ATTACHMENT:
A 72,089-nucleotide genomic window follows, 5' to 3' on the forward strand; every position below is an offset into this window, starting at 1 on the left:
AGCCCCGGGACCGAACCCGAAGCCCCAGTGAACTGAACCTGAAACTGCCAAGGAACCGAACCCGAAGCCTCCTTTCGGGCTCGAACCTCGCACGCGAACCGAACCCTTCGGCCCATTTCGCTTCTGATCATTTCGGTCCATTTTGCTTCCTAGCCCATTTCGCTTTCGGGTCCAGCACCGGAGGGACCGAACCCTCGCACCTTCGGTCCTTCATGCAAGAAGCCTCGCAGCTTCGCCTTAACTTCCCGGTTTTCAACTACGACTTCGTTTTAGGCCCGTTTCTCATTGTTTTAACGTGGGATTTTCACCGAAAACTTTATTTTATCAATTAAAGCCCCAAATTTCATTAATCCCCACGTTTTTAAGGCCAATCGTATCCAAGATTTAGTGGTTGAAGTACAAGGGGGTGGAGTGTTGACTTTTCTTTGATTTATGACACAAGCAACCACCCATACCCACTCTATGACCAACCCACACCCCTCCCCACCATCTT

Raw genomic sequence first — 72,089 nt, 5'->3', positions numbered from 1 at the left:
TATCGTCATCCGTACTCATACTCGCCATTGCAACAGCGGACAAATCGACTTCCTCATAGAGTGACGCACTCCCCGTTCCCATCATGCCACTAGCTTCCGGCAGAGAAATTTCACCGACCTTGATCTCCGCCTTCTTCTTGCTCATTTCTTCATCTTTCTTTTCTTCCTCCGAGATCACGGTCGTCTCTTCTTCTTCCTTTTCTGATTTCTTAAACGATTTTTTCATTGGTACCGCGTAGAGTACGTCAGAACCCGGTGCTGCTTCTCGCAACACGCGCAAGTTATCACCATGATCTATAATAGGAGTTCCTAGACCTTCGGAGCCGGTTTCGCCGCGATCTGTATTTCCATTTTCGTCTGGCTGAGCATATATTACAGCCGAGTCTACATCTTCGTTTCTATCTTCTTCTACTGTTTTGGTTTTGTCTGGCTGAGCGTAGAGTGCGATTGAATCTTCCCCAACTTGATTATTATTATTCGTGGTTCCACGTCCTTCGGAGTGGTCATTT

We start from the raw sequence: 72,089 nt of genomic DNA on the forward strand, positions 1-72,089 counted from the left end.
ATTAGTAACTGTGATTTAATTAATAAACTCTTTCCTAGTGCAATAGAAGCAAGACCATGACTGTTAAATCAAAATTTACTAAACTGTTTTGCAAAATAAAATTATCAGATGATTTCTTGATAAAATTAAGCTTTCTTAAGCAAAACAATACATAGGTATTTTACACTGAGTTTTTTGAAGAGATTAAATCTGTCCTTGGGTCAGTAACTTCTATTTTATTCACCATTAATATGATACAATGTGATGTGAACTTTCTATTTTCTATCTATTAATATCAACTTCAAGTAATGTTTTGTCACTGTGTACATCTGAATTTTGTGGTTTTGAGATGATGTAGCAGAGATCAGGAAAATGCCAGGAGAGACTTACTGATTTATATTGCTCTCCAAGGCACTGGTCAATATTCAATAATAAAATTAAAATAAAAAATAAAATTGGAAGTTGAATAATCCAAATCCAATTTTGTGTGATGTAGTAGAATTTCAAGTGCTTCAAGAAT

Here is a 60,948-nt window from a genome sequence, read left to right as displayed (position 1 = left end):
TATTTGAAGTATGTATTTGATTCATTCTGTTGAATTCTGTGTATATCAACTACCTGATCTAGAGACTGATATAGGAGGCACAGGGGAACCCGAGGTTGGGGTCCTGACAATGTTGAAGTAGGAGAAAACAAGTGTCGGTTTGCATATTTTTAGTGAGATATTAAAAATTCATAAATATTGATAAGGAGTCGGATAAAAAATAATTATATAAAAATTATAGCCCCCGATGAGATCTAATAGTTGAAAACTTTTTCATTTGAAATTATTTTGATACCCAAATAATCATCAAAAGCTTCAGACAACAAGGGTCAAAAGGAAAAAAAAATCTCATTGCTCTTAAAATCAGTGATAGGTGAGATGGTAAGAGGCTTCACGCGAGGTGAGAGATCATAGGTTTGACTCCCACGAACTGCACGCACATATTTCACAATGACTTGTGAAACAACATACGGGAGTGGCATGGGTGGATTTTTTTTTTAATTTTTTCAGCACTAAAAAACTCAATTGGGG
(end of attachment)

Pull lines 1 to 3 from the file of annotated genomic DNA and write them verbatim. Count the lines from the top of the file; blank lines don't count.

A 72,089-nucleotide genomic window follows, 5' to 3' on the forward strand; every position below is an offset into this window, starting at 1 on the left:
AGCCCCGGGACCGAACCCGAAGCCCCAGTGAACTGAACCTGAAACTGCCAAGGAACCGAACCCGAAGCCTCCTTTCGGGCTCGAACCTCGCACGCGAACCGAACCCTTCGGCCCATTTCGCTTCTGATCATTTCGGTCCATTTTGCTTCCTAGCCCATTTCGCTTTCGGGTCCAGCACCGGAGGGACCGAACCCTCGCACCTTCGGTCCTTCATGCAAGAAGCCTCGCAGCTTCGCCTTAACTTCCCGGTTTTCAACTACGACTTCGTTTTAGGCCCGTTTCTCATTGTTTTAACGTGGGATTTTCACCGAAAACTTTATTTTATCAATTAAAGCCCCAAATTTCATTAATCCCCACGTTTTTAAGGCCAATCGTATCCAAGATTTAGTGGTTGAAGTACAAGGGGGTGGAGTGTTGACTTTTCTTTGATTTATGACACAAGCAACCACCCATACCCACTCTATGACCAACCCACACCCCTCCCCACCATCTT

Raw genomic sequence first — 72,089 nt, 5'->3', positions numbered from 1 at the left: